Diplomacy Geared to Economic Recovery

The foreign policy is at the service of development and local entrepreneurs and economic bodies
Diplomacy Geared to Economic RecoveryDiplomacy Geared to Economic Recovery

Iran’s Foreign Ministry has adopted an economic diplomacy as part of the government’s push to undertake vital reforms in an economy that has just broken loose from years of harsh sanctions, its top diplomat said.

“The Foreign Ministry in this government considers itself bound to contribute to [national] economic development,” Mohammad Javad Zarif was also quoted as saying by ISNA.

Zarif appeared before parliament on Sunday upon a call by a lawmaker to explain what role is being played by Iran’s overseas embassies in advancing its national political and economic interests.

“Today, the Islamic Republic’s foreign policy is at the service of development, [driven by the principles of] Resistance Economy and [tailored to suit the needs of] local entrepreneurs and economic bodies, so we can acquire the required technology and provide efficient technical and engineering services,” he said.

“Considering the limited means at our disposal, I think good progress has been made.”

Resistance Economy is a national economic initiative outlined by the Leader of Islamic Revolution Ayatollah Seyyed Ali Khamenei, aimed at reducing the reliance of domestic economy on oil by boosting production and productivity.

The top Iranian diplomat said his ministry’s approach mainly involves efforts to attract foreign technology and investment, and boost non-oil exports to help further the objectives of Resistance Economy.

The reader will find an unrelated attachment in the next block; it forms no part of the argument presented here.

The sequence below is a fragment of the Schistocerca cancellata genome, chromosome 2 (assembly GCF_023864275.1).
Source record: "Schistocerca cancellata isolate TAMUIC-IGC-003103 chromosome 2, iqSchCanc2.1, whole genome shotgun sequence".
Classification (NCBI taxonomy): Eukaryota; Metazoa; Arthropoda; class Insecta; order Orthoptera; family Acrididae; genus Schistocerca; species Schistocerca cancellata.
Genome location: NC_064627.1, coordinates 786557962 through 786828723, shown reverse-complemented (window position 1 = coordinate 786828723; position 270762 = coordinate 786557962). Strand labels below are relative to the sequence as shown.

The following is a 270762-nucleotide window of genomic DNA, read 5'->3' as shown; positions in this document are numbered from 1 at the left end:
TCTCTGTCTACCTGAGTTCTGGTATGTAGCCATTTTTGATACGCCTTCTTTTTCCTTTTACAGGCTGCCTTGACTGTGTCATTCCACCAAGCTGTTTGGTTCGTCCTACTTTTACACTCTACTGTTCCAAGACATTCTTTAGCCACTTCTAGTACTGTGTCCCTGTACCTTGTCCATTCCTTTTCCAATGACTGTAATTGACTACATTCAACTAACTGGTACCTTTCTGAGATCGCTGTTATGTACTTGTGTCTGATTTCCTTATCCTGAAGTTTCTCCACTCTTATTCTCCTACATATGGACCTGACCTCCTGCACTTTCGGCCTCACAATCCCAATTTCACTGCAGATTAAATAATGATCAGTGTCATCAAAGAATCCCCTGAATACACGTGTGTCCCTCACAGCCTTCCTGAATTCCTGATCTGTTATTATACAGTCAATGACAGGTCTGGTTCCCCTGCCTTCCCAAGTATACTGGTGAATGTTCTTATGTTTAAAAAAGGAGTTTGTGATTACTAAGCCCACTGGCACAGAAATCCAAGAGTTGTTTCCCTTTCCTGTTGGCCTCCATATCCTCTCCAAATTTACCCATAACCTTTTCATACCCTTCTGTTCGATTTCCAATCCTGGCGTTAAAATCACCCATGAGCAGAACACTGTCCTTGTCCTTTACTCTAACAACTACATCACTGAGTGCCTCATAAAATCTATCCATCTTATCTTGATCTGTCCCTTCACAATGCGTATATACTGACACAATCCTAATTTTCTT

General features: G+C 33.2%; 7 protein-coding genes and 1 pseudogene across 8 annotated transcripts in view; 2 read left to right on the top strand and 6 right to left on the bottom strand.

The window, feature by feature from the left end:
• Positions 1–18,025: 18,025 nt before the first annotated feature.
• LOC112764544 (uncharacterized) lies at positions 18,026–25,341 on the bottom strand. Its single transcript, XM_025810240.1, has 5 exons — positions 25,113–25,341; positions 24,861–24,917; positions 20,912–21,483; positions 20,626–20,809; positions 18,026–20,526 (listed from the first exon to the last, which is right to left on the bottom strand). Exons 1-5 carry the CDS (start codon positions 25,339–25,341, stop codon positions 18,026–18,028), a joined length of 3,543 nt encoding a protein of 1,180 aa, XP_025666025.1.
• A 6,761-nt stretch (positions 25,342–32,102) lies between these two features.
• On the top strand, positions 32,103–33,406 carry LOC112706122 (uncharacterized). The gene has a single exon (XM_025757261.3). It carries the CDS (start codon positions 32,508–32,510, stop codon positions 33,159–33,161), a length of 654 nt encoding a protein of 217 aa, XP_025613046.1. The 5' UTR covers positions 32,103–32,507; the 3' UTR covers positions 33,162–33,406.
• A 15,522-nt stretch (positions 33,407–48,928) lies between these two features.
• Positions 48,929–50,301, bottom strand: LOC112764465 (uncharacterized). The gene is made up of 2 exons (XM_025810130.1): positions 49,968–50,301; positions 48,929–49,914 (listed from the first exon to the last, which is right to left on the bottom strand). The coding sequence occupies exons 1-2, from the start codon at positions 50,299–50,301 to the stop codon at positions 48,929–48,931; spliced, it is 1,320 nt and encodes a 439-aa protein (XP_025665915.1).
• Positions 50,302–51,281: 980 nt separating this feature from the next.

Zarif led a team assigned by President Hassan Rouhani to represent Iran in two years of negotiations that produced a landmark nuclear pact with major powers in July 2015.

Under the landmark agreement, Iran’s nuclear program became subject to temporary restrictions in return for relief from international sanctions, which raised the prospect of a longed-for economic revival.

But over eight months have passed since the deal took effect and Iran is still struggling to make a full comeback to global markets.

A US ban, among other lingering restrictions, on the use of dollar for clearing Iran-linked transactions through the US financial system has scared international banks and firms away from the Iranian economy.

This has been seized upon by Rouhani’s domestic conservative opponents to criticize him for failing to deliver on his electoral promises of economic revitalization ahead of the 2017 presidential election.

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